Wisniewski factors into Roselle Council conflagration

The new state chairman of the Democratic Party enters the spotlight tonight in Roselle, where the Borough Council wants to hire him as a tax appeal attorney over the strenuous objections of Mayor Garrett Smith, against the building backdrop of Council President Jamel Holley’s reelection campaign.

“They talk about trying to bring the party together, and it’s all based on greed,” said Smith.

Chagrined by the politics, the mayor has his hackles up over tonight’s work meeting agenda item, championed early by the mayor’s longtime political foe Holley, that would make Democratic State Chairman John Wisniewski Roselle’s second concurrent tax appeal attorney.

A working resolution would hire Palumbo and Renaud of Cranford as tax appeal attorney firm at a rate of $150 per hour for a maximum of $80,000. An additional resolution specifies no ceiling for Wisniewski and Associates of Sayreville, who would also work at $150 per hour.

“For a town this size to have two tax attorneys – it’s outrageous in these tough economic times,” said Smith, who acknowledged that Roselle is facing a tax hike this year. 

Stacked 4-2 againt him, the current construct of the governing body makes Smith all the more motivated this year to try to eliminate Holley and reverse course on a council continually blockading his executive agenda.

A day in front of his re-election launch, where scheduled guests include Wisniewski, state Sen. Raymond Lesniak (D-Elizabeth) (whose firm serves as Roselle’s Board of Education attorney), and Union County Democratic Committee Chair Charlotte DeFilippo, Holley said the Wisniewski hire would be a plus for Roselle. 

“He’s been our tax appeal attorney in the past – so this is nothing new,” the council president said. “What’s happening is tax appeals have been increasing in a bad economy. More people are looking to appeal taxes and just one attorney can’t handle it. John (Wisniewski) is good at this.

“They’re not even set in stone yet,” the council president added. “We’re discussing it. It’s a work in progress.”

Wisniewski also defended the council’s proposal to rehire him, and dismissed the political charge leveled by Smith. 

“I had been Roselle’s tax appeals attorney for five or six years until 2008, when Garrett Smith engineered a contract for someone else as tax appeal attorney,” said the state party chair, who bristled at the recollection of Smith refusing to pay him until Wisniewski took him to court.

Wisniewski said he applied for the opening as tax appeal attorney prior to becoming chair of the party.

“I put in a response last year to an RFP (request for proposal),” he said. “This is what I do. I practice law. It’s totally separate and apart from being the state party chairman. I do it in six or seven other towns. I responded to an RFP, and hopefully they’re interested because I did a good job before.”

Just days before the State Committee unanimously approved him to serve as leader of the Democratic Party, Wisniewski said he did not foresee his legal work interfering with his effectiveness as state party chairman.

“I’ve got a law practice, and half of my work is composed of private clients, and half of public clients,” he told PolitickerNJ.com at the time. “Everybody’s who held this job has held other employment. The state Democratic chairman is not a salaried position. It would be nice if it were, but it doesn’t pay anything. It’s a volunteer job. I’m going to continue to be a member of the general assembly, just like my counterpart on the Republican side of the aisle (Assemblyman Jay Webber (R-Morris Plains).”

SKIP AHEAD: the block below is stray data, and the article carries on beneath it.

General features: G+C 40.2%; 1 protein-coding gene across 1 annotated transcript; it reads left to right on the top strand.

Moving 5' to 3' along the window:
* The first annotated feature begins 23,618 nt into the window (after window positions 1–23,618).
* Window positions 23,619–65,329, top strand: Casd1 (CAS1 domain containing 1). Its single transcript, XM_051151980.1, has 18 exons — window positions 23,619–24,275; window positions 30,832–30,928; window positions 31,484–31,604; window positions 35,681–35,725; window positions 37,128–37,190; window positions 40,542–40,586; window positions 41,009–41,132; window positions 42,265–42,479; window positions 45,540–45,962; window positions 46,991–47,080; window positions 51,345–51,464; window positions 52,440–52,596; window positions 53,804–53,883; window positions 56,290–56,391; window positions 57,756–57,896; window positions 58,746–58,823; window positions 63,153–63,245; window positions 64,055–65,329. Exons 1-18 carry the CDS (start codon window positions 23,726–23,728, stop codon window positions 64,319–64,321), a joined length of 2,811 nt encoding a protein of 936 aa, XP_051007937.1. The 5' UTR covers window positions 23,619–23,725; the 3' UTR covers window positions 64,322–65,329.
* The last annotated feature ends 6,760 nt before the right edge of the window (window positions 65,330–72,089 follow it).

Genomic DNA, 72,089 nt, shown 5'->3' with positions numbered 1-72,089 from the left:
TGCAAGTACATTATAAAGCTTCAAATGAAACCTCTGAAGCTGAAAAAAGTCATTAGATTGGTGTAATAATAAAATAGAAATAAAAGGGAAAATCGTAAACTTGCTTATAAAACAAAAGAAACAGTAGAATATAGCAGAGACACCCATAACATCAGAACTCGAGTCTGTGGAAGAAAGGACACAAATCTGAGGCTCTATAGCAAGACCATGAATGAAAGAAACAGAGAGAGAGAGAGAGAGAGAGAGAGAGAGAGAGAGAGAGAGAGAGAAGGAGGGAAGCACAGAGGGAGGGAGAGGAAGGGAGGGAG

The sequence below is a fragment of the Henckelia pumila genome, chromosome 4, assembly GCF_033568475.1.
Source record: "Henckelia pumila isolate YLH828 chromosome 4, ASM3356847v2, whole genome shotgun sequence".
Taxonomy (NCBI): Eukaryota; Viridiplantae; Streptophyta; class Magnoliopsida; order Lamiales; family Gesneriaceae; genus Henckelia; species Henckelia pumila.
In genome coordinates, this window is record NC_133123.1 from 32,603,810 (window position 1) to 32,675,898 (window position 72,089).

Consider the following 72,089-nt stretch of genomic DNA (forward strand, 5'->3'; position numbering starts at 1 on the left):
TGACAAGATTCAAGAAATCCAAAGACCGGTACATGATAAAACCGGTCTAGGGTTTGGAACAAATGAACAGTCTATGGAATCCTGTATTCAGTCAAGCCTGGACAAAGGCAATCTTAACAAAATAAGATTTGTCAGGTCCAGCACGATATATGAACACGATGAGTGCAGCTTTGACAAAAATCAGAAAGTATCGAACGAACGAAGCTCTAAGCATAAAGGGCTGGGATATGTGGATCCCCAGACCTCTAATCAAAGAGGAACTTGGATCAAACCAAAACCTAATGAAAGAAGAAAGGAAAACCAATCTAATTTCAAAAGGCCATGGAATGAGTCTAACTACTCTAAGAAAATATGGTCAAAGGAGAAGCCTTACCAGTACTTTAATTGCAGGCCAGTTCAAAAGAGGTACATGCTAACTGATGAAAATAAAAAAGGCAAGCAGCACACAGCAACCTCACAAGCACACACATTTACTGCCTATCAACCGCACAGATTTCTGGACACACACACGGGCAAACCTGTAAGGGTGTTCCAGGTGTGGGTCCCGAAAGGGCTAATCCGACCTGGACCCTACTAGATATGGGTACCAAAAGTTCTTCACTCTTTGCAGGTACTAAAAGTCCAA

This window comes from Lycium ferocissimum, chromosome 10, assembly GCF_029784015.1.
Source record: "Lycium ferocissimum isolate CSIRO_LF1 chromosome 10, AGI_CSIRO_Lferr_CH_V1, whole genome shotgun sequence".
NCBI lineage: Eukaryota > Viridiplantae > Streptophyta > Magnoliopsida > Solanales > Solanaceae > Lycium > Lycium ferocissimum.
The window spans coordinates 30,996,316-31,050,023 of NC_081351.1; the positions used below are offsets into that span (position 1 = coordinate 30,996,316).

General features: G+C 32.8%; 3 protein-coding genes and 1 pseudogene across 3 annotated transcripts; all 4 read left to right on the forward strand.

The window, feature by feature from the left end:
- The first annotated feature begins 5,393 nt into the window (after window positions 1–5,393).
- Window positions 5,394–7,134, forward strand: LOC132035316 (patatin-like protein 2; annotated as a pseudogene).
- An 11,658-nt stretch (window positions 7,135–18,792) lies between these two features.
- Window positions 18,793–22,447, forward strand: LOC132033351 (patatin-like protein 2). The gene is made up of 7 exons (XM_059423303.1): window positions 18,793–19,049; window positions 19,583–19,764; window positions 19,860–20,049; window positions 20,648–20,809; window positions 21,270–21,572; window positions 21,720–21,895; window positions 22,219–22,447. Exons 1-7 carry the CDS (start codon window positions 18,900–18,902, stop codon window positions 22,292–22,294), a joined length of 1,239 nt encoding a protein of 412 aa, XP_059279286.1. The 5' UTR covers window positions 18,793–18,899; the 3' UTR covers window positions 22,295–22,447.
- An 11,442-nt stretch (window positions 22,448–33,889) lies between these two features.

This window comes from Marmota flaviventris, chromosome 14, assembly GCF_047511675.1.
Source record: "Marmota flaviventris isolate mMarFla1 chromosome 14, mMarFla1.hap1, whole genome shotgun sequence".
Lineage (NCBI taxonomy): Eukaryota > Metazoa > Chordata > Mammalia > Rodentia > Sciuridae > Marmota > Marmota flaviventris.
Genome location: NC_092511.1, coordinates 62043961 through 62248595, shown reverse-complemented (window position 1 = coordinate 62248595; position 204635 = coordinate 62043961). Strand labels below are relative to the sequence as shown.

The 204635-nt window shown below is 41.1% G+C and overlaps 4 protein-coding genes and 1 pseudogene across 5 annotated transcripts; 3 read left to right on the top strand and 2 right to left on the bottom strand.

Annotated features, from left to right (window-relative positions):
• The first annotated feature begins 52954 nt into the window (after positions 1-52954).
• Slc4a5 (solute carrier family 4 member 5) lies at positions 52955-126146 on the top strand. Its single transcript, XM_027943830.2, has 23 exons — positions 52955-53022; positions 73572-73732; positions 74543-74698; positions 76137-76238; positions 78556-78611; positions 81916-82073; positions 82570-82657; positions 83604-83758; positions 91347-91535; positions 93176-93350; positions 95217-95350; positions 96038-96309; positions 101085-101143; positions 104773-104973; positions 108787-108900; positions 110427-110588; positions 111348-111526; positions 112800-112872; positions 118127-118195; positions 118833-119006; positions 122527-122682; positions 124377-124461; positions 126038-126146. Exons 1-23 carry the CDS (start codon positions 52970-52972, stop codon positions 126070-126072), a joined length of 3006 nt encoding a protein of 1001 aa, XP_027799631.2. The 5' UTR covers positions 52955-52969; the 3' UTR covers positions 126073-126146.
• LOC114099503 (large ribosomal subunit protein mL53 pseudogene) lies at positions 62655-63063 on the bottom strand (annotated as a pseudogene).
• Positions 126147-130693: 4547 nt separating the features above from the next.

Incidentally, Roselle Borough Attorney John Hudac is the father of Chris Hudac, chairman of the local Democratic Party in Linden, in a more regional example of political connective tissue.

Smith tried to push against the tide last year when his business administrator, Adrian Mapp, ran for mayor of nearby Plainfield against organization Democrats. Mapp lost the race – then lost his job, as Holley and company axed him out of Roselle.

Backing the Rev. James Moore’s challenge of Holley in the 2010 local council race, independent Dem Smith said Wisniewski’s statewide role as leader of the Democratic Party clashes with his backing of his perceived support for the Roselle Council President, especially with the tax appeal counsel job again in the offfing. 

“He’s supposed to be my chairman and he’s getting involved in a Roselle Council fight to protect his contract,” Smith said.

Although he was invited to Holley’s kickoff, “I will not be there,” Wisniewski said. “I have to represent another client.”

Now even as Holley’s relations with Wisniewski appear to be good, Roselle Democratic Party Chair Barbara Cochran resigned last week.

“Because of differences with Jamel Holley,” said Smith. “Yves Auborg was appointed new chair. This is the same Yves Auborg who is the 1st Ward councilman in Roselle and head of the UEZ program in Hillside, that Governor Christie has criticized for excessive spending. Yves also has a salary of $120,000 as UEZ coordinator in Hillside.”

Auborg also serves as chair of the borough council’s finance committee.

Unnerved by Smith, a Union County political operative unleashed a torrent of off-the-record BlackBerry indignation.

“He has no concrete issues,” said the unnamed operative. “At the end of the day, a Roselle voter who has a chance to appeal their taxes so they can afford to pay them doesn’t give a damn about whether it will take one or two or 50 attorneys to represent the town if it helps them get their taxes lowered!”

Wisniewski factors into Roselle Council conflagration